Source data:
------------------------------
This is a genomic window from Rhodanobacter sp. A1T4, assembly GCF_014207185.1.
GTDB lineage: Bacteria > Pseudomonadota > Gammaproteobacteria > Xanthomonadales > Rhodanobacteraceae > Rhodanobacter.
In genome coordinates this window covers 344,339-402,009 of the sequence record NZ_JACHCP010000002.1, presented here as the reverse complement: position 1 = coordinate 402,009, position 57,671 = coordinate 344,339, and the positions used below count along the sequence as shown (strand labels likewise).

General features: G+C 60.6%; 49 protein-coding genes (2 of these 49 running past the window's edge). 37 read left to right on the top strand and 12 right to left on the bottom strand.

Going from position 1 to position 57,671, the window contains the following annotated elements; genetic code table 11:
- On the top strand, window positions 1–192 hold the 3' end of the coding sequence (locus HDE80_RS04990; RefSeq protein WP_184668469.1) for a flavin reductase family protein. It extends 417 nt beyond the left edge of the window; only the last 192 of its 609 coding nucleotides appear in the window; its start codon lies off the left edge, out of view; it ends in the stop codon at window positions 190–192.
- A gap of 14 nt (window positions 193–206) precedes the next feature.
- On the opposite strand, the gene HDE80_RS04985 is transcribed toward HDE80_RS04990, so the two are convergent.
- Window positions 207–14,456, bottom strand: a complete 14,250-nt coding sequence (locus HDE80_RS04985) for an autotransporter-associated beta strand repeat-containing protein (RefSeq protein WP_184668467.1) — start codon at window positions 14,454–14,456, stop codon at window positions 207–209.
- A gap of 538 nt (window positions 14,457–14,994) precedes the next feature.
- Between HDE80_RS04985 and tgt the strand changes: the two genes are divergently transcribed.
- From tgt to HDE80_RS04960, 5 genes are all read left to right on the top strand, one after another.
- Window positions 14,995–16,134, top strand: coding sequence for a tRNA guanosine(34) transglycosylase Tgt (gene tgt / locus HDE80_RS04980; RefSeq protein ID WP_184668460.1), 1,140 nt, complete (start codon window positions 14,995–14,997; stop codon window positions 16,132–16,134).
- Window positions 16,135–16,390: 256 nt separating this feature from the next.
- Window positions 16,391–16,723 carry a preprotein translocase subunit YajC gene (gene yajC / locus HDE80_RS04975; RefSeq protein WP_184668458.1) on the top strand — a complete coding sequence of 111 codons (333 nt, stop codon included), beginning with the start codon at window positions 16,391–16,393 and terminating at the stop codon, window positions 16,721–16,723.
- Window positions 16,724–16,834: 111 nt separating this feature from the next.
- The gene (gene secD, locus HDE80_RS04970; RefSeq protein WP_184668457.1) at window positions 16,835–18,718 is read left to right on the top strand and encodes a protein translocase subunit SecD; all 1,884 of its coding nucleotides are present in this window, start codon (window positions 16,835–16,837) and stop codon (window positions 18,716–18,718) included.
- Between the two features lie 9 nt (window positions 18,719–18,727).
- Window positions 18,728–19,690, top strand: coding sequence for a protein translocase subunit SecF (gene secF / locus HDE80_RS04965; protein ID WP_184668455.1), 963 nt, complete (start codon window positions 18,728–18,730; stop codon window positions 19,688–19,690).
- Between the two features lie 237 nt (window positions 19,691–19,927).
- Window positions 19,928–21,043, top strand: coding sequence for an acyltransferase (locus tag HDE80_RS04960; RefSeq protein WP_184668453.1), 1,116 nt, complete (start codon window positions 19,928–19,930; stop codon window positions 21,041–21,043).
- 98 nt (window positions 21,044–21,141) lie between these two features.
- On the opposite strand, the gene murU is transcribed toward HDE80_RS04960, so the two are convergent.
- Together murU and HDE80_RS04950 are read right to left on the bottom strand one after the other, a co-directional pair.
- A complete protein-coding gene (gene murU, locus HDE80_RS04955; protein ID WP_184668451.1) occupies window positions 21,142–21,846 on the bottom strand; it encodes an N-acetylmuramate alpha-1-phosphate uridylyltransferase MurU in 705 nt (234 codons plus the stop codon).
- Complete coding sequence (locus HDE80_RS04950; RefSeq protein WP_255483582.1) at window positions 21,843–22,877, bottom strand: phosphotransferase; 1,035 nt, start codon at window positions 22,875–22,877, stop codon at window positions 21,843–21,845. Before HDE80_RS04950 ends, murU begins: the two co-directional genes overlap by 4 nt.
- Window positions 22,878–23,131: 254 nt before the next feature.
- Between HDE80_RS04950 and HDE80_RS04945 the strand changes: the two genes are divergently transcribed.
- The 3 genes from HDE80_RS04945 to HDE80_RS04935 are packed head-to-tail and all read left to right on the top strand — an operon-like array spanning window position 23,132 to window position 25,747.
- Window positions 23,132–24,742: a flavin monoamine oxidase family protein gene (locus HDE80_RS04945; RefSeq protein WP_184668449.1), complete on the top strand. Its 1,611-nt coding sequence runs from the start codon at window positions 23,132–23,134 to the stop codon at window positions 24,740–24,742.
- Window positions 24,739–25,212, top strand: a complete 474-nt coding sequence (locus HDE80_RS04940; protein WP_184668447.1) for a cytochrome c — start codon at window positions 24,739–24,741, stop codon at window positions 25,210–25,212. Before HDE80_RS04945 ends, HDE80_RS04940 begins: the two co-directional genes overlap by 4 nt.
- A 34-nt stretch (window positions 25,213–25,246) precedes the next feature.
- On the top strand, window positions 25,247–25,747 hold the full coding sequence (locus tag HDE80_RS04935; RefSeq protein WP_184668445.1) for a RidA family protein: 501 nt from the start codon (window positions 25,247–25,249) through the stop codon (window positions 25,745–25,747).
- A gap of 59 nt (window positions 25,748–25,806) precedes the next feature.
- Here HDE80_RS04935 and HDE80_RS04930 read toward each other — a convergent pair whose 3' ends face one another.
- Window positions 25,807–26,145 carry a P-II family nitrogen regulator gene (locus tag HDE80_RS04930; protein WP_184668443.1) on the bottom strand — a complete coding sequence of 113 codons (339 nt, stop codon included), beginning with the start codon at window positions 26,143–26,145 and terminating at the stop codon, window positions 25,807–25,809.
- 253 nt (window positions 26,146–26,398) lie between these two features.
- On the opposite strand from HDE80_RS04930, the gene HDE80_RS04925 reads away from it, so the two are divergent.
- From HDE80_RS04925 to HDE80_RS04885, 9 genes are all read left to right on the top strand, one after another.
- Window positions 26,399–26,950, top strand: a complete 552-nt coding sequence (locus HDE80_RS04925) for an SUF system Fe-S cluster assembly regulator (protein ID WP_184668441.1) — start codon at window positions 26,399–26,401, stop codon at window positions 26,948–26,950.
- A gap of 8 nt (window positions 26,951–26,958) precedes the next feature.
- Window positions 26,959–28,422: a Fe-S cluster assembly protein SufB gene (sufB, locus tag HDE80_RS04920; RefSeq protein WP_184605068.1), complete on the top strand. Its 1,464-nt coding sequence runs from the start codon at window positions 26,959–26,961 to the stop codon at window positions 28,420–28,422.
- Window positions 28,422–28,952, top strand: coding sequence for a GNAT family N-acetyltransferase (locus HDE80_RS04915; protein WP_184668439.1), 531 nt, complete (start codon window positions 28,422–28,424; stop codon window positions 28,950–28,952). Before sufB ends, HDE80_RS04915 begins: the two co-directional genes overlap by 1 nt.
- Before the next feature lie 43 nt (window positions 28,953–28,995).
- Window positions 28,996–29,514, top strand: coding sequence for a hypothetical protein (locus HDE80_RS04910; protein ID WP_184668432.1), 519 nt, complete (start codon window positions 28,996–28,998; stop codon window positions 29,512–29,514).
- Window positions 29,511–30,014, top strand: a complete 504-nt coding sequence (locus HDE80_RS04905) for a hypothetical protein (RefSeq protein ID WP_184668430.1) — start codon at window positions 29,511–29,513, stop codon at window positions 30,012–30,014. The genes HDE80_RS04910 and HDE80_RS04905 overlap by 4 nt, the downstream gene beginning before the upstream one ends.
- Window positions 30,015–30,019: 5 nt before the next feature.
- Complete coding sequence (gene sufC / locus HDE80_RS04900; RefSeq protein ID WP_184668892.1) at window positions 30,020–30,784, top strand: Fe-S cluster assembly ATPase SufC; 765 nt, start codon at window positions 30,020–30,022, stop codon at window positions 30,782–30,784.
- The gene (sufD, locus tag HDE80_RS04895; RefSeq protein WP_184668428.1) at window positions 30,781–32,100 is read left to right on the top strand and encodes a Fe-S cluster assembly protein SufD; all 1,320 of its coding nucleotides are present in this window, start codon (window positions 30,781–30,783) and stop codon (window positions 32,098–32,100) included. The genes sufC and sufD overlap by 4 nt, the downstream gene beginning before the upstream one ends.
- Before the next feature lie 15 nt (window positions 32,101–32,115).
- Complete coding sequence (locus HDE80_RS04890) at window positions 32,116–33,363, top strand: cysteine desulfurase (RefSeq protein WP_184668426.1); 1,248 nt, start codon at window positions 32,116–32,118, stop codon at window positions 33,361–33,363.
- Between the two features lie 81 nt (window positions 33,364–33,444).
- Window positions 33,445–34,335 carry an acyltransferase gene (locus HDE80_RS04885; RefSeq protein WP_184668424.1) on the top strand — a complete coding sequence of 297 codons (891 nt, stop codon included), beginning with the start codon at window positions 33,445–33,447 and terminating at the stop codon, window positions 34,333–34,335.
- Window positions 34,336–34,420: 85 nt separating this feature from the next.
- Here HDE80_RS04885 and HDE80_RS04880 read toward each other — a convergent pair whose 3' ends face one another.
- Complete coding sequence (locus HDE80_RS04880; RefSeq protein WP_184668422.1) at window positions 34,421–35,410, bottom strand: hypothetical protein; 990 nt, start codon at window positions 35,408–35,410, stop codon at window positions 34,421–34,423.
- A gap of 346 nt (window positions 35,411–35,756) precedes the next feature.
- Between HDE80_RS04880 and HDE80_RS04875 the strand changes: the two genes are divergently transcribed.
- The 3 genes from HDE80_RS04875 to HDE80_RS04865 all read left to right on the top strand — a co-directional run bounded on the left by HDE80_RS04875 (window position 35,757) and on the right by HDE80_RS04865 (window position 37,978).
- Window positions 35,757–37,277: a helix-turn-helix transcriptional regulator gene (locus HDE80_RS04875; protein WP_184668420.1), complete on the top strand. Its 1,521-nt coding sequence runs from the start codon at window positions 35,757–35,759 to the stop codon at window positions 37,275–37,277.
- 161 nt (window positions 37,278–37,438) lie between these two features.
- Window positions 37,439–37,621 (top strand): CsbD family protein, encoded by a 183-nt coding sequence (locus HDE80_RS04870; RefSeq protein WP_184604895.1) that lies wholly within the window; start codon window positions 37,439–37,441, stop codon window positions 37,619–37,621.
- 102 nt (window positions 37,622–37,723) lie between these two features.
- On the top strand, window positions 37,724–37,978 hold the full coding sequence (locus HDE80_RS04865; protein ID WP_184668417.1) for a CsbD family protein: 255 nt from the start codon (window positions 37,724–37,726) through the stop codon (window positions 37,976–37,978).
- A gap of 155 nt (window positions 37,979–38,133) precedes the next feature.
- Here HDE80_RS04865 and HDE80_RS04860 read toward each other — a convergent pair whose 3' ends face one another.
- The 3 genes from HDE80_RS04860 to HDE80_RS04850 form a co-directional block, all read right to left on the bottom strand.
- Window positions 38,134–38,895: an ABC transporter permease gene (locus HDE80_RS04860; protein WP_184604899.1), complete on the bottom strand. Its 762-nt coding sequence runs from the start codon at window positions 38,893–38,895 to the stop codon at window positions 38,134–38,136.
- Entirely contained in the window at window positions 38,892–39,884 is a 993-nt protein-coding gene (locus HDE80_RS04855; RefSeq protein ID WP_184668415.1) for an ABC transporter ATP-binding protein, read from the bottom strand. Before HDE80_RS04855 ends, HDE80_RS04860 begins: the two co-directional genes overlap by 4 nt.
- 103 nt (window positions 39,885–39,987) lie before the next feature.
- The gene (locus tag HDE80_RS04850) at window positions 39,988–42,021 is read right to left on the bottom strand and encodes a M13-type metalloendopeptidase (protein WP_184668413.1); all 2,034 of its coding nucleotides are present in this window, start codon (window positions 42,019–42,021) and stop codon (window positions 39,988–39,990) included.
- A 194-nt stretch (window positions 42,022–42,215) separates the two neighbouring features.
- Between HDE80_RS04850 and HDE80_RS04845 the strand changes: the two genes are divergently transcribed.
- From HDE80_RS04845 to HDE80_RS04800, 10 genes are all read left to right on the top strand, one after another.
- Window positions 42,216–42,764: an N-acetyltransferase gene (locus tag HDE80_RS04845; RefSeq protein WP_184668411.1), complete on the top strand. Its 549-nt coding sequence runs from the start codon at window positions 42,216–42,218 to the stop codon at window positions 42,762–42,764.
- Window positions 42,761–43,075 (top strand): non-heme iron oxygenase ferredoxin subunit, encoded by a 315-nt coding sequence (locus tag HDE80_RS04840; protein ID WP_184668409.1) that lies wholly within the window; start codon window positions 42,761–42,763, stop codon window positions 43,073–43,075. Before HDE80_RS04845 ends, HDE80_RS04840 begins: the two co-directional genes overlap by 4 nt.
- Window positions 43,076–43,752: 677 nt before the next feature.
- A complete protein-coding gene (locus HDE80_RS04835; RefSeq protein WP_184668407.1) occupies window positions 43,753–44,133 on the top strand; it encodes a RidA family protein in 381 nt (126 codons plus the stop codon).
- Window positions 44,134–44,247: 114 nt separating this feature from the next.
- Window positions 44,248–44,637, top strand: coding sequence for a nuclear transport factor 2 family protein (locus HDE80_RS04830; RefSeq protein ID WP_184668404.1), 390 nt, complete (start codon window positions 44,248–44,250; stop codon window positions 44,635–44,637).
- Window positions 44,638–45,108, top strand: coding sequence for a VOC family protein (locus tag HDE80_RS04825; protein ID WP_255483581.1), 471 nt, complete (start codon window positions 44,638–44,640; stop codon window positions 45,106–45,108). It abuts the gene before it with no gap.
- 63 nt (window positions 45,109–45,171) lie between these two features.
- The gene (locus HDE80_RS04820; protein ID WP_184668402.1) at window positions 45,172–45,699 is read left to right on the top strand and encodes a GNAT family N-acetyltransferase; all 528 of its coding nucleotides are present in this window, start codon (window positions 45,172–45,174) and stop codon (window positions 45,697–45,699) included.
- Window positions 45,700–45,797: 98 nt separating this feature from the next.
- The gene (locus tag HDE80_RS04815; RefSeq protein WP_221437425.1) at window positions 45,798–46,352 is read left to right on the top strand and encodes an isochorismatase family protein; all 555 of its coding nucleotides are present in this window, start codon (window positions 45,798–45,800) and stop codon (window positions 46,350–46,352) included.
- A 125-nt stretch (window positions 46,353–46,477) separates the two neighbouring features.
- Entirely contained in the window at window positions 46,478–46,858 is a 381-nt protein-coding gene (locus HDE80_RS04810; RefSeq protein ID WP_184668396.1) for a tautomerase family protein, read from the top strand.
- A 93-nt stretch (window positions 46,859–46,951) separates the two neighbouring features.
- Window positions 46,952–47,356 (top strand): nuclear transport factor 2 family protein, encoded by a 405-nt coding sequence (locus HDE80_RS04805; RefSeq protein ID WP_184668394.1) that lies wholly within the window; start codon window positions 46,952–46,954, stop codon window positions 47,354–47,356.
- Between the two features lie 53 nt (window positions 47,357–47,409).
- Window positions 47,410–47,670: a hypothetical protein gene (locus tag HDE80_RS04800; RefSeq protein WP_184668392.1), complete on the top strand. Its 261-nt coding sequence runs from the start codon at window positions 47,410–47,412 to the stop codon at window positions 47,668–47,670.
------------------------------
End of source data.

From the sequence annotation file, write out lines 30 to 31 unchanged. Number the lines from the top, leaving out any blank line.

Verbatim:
- Window positions 23,132–24,742: a flavin monoamine oxidase family protein gene (locus HDE80_RS04945; RefSeq protein WP_184668449.1), complete on the top strand. Its 1,611-nt coding sequence runs from the start codon at window positions 23,132–23,134 to the stop codon at window positions 24,740–24,742.
- Window positions 24,739–25,212, top strand: a complete 474-nt coding sequence (locus HDE80_RS04940; protein WP_184668447.1) for a cytochrome c — start codon at window positions 24,739–24,741, stop codon at window positions 25,210–25,212. Before HDE80_RS04945 ends, HDE80_RS04940 begins: the two co-directional genes overlap by 4 nt.